What: 2016 Portland Biennial


• Portland artists Pat Boas and Jon Raymond’s exhibit opens with a reception from 2 to 4 p.m. Saturday at Art Adventure Gallery, 185 SE Fifth St., Madras

• Ashland artist David Bithell’s exhibit opens with a reception from 5 to 7 p.m. Saturday at The Gallery at Pinckney Center, 2600 NW College Way, Bend

Cost: Free

Contact: portlandbiennial.org

Thanks to the 2016 Portland Biennial, Central Oregon will host receptions for contemporary artists from opposite ends of the state Saturday.

The ambitious project places a total of 34 Oregon artists at 25 venues in 13 communities across the state, from Ashland to Astoria, Linfield to La Grande. The participating Central Oregon galleries are Art Adventure Gallery in Madras and The Gallery at Pinckney Center in Bend.

The two shows offer Central Oregonians an opportunity to view work they may not have otherwise seen, at least not at a local venue or without a lengthy drive: Art Adventure Gallery is hosting Portland multimedia artist Pat Boas and writer Jon Raymond, and The Gallery at Pinckney Center hosts Ashland’s David Bithell, an artist who incorporates his background in music composition into his installation.

Broad showcase

According to Kris Anderson, chair of the Biennial and a board member of Disjecta Contemporary Art Center in Portland, the Portland Art Museum originally presented the Portland Biennial from 1949 until 2006. Disjecta picked up the baton in 2010, holding exhibits at venues across Portland and taking the last two Biennials to Ashland’s Schneider Museum of Art. This year marks the first time the Biennial has traveled so far and wide.

“We are really excited about this year’s Biennial, because it is what we assume … to be the broadest showcase of Oregon contemporary art, possibly ever,” Anderson said.

The 2016 curator, Michelle Grabner, whose past credits include co-curating the 2014 Whitney Biennial in New York, sought to have artists explore the concept of regionalism in their projects.

“She’s really trying to foster a dialogue and really help different arts communities exchange ideas with each other and (let) different communities gain exposure to different types of contemporary art,” Anderson said. “She deliberately placed artists from east of the Cascades in Portland, and artists from Portland, from Ashland and from the I-5 corridor (in galleries) east of the Cascades.”


Bithell’s piece is a large installation consisting of sound and light titled “Passage.” Part visual art, computer code and musical instrument, “Passage,” like a lot of his artwork, explores the nexus of music, visual art and performance.

It’s made up of a series of aluminum discs atop resonating chambers of various sizes, “so the size of each of these units is relative to the frequency, so the pitch they resonate at. Just like a vibraphone or a marimba, they have resonators on the bottom that are different sizes,” Bithell explained during a break in installation last week. The chambers range from heights of a couple of inches to 26.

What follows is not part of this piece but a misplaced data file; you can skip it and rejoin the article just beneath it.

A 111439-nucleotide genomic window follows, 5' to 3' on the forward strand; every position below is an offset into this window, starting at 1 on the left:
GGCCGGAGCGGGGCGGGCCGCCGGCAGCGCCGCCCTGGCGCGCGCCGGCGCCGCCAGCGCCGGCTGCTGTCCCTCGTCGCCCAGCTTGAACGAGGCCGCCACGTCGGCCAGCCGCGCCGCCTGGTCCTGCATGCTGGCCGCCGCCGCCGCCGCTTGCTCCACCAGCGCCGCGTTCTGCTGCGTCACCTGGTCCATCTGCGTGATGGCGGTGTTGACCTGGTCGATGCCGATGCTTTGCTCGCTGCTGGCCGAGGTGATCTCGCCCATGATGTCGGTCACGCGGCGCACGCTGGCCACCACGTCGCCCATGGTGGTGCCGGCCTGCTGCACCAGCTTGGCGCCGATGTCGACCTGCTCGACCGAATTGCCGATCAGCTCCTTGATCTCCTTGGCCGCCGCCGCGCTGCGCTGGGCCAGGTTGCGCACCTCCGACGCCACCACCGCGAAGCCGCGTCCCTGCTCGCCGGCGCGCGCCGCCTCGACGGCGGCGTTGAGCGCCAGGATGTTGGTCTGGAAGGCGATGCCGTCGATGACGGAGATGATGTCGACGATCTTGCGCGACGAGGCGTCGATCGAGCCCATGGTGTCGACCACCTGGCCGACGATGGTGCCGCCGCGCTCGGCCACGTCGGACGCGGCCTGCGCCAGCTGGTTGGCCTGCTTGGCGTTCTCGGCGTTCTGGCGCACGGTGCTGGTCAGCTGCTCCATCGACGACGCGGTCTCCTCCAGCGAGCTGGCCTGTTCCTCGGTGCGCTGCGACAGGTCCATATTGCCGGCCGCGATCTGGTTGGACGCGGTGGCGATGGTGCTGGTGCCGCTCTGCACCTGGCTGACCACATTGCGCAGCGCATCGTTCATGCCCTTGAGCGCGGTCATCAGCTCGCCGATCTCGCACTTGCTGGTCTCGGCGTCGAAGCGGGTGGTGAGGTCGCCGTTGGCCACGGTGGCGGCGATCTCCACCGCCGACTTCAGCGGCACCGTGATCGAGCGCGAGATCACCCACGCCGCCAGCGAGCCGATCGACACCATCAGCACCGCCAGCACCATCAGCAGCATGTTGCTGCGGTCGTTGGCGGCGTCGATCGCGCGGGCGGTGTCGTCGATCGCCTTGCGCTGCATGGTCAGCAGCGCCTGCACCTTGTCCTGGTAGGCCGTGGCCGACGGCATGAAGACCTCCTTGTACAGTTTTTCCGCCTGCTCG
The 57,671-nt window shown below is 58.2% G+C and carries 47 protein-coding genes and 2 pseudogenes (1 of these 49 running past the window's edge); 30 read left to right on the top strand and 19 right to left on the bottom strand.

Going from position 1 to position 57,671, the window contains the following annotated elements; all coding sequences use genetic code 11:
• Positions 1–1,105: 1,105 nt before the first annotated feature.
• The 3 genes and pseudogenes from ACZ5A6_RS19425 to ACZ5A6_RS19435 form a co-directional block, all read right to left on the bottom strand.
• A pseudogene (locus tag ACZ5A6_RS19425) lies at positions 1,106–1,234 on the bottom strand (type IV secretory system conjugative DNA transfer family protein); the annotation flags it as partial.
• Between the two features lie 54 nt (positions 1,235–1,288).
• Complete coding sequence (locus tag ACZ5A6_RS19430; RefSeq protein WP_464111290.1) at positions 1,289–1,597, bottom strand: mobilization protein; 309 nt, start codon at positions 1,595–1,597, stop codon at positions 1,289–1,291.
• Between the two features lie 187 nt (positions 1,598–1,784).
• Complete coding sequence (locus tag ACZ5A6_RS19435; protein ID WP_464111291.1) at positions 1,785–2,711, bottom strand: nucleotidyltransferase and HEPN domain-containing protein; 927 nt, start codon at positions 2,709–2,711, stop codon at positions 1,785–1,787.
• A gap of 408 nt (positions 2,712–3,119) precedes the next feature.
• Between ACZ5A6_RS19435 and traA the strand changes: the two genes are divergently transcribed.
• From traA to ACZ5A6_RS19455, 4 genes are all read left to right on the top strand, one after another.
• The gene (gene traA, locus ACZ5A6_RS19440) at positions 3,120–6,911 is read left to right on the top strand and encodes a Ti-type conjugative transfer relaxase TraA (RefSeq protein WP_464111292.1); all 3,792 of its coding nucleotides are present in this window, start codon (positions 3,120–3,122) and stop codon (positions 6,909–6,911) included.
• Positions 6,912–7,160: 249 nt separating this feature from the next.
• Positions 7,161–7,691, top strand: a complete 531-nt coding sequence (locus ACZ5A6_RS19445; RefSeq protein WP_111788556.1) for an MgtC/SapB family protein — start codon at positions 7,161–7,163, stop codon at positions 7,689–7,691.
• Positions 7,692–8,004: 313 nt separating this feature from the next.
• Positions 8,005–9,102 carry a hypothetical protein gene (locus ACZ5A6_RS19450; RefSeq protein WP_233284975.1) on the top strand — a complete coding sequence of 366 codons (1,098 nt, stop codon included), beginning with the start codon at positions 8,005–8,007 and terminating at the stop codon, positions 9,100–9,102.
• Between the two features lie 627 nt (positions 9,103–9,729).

The 36 individual notes are coordinated by computer and able to play a variety of robotic percussion music.

“Passage” can be viewed as an abstract representation of the technology and the interaction between light and sound, Bithell said. On the other hand, it addresses the Biennial theme, too.

“The arrangement and sort of idea behind it, and the title of ‘Passage,’ is meant, a bit, to sort of refer to the idea of moving back and forth between things and stages in life,” Bithell said. Originally from Southern California, Bithell earned a doctorate in music composition at University of California, Berkeley, before settling five years ago in Ashland, where he teaches digital art at Southern Oregon University.

“With regionalism as part of the Biennial, I got to thinking of my personal sort of movement across the country and the recent move of my parents to Bend, and losing the ties of where they were previously, where I grew up in Southern California, losing some of those geographical ties. And so in some way the piece is a reflection of that, so you can see each of the notes as being a location in one’s life, and activity that might move between those locations.”

Connecting points

Portland’s Boas will have two shows running concurrently in the Biennial, which runs through Sept. 18. Along with Madras, her work — paintings, drawings, prints and digital projects that explore reading — will also show at Bush Barn Art Center in Salem. Portland author Jon Raymond and his writings about Portland will also be part of the Madras exhibit.

The geographic distance — connecting artists to communities up to hundreds of miles away — is at the heart of the project.

“With this Biennial, we’re really hoping to get people thinking about Oregon’s art on a truly statewide level, giving art lovers in Portland an opportunity to explore Madras and Clatskanie and art lovers in Bend the chance to experience Pendleton, Ashland or Portland’s scene,” Anderson said. “We think this dialogue will have the same benefits for the artists themselves: We like the idea of broadening and deepening points of connection.”

The show runs through Sept. 18. Anderson and others at Disjecta hope its long duration means artists and nonartists alike will have plenty of time to gas up and go.

“We’re really excited about the road-trip potential of this Biennial,” Anderson said. “It’s a great opportunity this summer to get in the car and drive to communities that you haven’t visited before or that you may not be as familiar with, and see some great contemporary art while you’re doing so.”

(Editor’s note: This story has been modified to include Jon Raymond’s contribution to the Biennial exhibit in Madras.)